This article on Sojourners got me thinking. What we think about guns…While there is a definite “God, Country and guns” crowd, the dialogue needs, IMO, to center around how we as a society have historically seen violence as the best means of resolving conflict. America was founded on this principal. “Freedom” for men fleeing tyrannical political and religious systems in Europe meant coming to the New World and achieving freedom by taking freedom from those here before us. And how did we achieve that “freedom,” violently, by using guns.
As Americans we have a nostalgia for the simplistic “good old days,” when America was great and conflict could be resolved, not through a lengthy discussion, but quickly, and decisively by consulting Smith and Wesson. It was and is the ultimate male fantasy. We have seen, in the “heroic” portrayals of the dime store novels of the 19th century, to the propagandistic movies of war in the 40’s and in today’s video games, violence as a conflict solver is pushed on society from every corner. Think about movies you’ve recently seen. How many start with the good guy trying to reason with the “bad guy,” which inevitably fails and the bad guy has to be killed by movies end? There are some remarkable exceptions, see Gran Torino for example, but the trend is otherwise.
So some of the problem comes from our entertainment industry that perpetuates the myth that guns solve problems. The industry needs to be more responsible and less concerned with their bottom line. The other angle involves taking a realistic look at other democratic societies that have reduced gun violence. Ironically, you will find that they are some of the most progressive, secular and non-religious democratic countries, again underlying the fact that when conservatism and fundamentalism combine, the result is more gun violence. No doubt having less to do with being religious than seeing issues totally as binary, without nuance.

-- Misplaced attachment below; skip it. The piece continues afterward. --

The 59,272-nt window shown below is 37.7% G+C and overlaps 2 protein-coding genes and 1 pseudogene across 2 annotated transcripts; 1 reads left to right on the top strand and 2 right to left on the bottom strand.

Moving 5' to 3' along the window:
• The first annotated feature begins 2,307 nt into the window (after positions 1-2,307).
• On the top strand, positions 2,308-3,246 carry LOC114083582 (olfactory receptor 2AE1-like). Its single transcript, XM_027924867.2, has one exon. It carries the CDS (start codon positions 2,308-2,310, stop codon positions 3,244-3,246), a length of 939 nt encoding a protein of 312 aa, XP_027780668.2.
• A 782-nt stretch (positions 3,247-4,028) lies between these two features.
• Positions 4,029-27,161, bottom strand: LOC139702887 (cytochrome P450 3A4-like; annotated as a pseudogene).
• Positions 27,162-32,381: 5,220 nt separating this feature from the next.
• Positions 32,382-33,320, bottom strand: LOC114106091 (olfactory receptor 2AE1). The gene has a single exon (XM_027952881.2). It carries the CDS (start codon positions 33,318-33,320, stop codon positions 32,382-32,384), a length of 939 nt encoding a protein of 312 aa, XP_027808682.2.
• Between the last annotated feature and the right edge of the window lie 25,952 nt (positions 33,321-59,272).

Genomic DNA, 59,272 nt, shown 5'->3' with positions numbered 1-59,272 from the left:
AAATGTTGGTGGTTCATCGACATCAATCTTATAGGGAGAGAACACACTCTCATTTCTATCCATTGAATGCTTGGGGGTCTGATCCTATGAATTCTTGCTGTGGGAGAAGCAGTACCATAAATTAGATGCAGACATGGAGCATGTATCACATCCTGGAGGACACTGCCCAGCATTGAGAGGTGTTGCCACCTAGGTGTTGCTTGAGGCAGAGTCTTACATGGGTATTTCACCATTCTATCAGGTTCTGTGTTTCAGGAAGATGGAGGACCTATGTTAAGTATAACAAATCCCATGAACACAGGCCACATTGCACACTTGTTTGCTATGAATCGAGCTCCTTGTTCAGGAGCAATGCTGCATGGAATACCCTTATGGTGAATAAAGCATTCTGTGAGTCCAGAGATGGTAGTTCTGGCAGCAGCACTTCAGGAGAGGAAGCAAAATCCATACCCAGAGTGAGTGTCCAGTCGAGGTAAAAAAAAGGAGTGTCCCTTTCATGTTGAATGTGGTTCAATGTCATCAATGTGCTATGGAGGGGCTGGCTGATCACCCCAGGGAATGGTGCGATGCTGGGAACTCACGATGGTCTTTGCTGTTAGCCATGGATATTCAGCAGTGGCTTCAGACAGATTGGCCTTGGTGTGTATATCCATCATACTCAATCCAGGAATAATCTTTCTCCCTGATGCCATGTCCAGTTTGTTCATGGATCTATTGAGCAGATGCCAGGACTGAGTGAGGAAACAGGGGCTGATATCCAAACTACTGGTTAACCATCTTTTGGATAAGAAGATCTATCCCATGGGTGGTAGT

The current stalemate with the NRA is troubling. It is difficult to resolve because there is no financial incentive for the organization becoming more responsible. Nor an incentive for politicians on the right to resist the $$ coming from the NRA. We are talking a large amount of money! And of course, the gun industry profits from gun violence. So we need to go around them. One way to do so is through education. While right wing adults may be largely unpersuadable, children are more easily swayed. We need school curriculum to counter 200 years of gun culture. This will take time, but children are our future.
Parents too, have a responsibility. When I was growing up their was Bonanza, Combat and a few other gun centered shows. I played “cowboys and Indians” with the neighbor boys, but there wasn’t a constant barrage of violence on TV, video games and smart phones. I have seen these things become surrogate “parents” for our children and grandchildren. Parents, monitor your children’s digital recreation. A constant input of violence for entertainment is not healthy!
In the end, while we need to look at realistic and fair legal enactment, lasting results will best be achieved through better parenting, a responsible, more balanced entertainment industry and education in our schools.